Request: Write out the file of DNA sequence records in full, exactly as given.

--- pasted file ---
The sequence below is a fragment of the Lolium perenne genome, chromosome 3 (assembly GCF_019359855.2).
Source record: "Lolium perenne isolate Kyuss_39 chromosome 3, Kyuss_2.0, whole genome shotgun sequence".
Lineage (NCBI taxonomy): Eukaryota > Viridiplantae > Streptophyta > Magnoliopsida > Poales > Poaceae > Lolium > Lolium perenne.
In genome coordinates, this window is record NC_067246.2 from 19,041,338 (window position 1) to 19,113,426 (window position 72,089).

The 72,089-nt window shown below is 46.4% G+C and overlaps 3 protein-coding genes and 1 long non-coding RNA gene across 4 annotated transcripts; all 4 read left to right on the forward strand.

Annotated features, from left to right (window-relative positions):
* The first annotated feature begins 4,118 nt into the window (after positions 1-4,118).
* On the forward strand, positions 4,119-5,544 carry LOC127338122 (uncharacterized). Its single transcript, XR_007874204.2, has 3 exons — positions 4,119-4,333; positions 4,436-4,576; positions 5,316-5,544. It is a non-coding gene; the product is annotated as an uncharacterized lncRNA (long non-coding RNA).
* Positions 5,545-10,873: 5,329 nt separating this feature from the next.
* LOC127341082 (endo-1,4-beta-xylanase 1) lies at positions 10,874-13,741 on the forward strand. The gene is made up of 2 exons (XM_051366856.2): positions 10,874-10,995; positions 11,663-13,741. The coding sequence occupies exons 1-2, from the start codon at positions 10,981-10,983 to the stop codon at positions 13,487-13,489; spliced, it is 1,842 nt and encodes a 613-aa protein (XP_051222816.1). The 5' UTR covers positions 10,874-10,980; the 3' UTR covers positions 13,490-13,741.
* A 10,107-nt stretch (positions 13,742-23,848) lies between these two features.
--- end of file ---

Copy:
The sequence below is a fragment of the Lolium perenne genome, chromosome 3 (assembly GCF_019359855.2).
Source record: "Lolium perenne isolate Kyuss_39 chromosome 3, Kyuss_2.0, whole genome shotgun sequence".
Lineage (NCBI taxonomy): Eukaryota > Viridiplantae > Streptophyta > Magnoliopsida > Poales > Poaceae > Lolium > Lolium perenne.
In genome coordinates, this window is record NC_067246.2 from 19,041,338 (window position 1) to 19,113,426 (window position 72,089).

The 72,089-nt window shown below is 46.4% G+C and overlaps 3 protein-coding genes and 1 long non-coding RNA gene across 4 annotated transcripts; all 4 read left to right on the forward strand.

Annotated features, from left to right (window-relative positions):
* The first annotated feature begins 4,118 nt into the window (after positions 1-4,118).
* On the forward strand, positions 4,119-5,544 carry LOC127338122 (uncharacterized). Its single transcript, XR_007874204.2, has 3 exons — positions 4,119-4,333; positions 4,436-4,576; positions 5,316-5,544. It is a non-coding gene; the product is annotated as an uncharacterized lncRNA (long non-coding RNA).
* Positions 5,545-10,873: 5,329 nt separating this feature from the next.
* LOC127341082 (endo-1,4-beta-xylanase 1) lies at positions 10,874-13,741 on the forward strand. The gene is made up of 2 exons (XM_051366856.2): positions 10,874-10,995; positions 11,663-13,741. The coding sequence occupies exons 1-2, from the start codon at positions 10,981-10,983 to the stop codon at positions 13,487-13,489; spliced, it is 1,842 nt and encodes a 613-aa protein (XP_051222816.1). The 5' UTR covers positions 10,874-10,980; the 3' UTR covers positions 13,490-13,741.
* A 10,107-nt stretch (positions 13,742-23,848) lies between these two features.